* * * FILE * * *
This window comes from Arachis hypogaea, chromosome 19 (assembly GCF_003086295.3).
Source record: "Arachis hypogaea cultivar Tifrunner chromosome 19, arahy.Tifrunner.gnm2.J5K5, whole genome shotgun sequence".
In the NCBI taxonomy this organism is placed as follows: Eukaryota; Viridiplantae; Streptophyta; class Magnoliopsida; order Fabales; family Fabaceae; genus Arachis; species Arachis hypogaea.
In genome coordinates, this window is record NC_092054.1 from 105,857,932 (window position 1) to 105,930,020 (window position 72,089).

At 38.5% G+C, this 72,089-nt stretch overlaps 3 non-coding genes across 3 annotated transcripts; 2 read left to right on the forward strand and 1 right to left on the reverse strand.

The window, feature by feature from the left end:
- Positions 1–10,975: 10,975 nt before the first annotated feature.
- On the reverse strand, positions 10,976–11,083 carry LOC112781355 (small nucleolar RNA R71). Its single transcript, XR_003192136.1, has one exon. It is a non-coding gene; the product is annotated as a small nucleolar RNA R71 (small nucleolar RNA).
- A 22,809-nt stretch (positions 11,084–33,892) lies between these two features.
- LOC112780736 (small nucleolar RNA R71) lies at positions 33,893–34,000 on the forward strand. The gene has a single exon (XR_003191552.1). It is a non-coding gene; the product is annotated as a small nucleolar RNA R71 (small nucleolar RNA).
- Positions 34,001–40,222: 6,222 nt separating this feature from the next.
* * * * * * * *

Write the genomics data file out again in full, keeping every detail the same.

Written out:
This window comes from Arachis hypogaea, chromosome 19 (assembly GCF_003086295.3).
Source record: "Arachis hypogaea cultivar Tifrunner chromosome 19, arahy.Tifrunner.gnm2.J5K5, whole genome shotgun sequence".
In the NCBI taxonomy this organism is placed as follows: Eukaryota; Viridiplantae; Streptophyta; class Magnoliopsida; order Fabales; family Fabaceae; genus Arachis; species Arachis hypogaea.
In genome coordinates, this window is record NC_092054.1 from 105,857,932 (window position 1) to 105,930,020 (window position 72,089).

At 38.5% G+C, this 72,089-nt stretch overlaps 3 non-coding genes across 3 annotated transcripts; 2 read left to right on the forward strand and 1 right to left on the reverse strand.

The window, feature by feature from the left end:
- Positions 1–10,975: 10,975 nt before the first annotated feature.
- On the reverse strand, positions 10,976–11,083 carry LOC112781355 (small nucleolar RNA R71). Its single transcript, XR_003192136.1, has one exon. It is a non-coding gene; the product is annotated as a small nucleolar RNA R71 (small nucleolar RNA).
- A 22,809-nt stretch (positions 11,084–33,892) lies between these two features.
- LOC112780736 (small nucleolar RNA R71) lies at positions 33,893–34,000 on the forward strand. The gene has a single exon (XR_003191552.1). It is a non-coding gene; the product is annotated as a small nucleolar RNA R71 (small nucleolar RNA).
- Positions 34,001–40,222: 6,222 nt separating this feature from the next.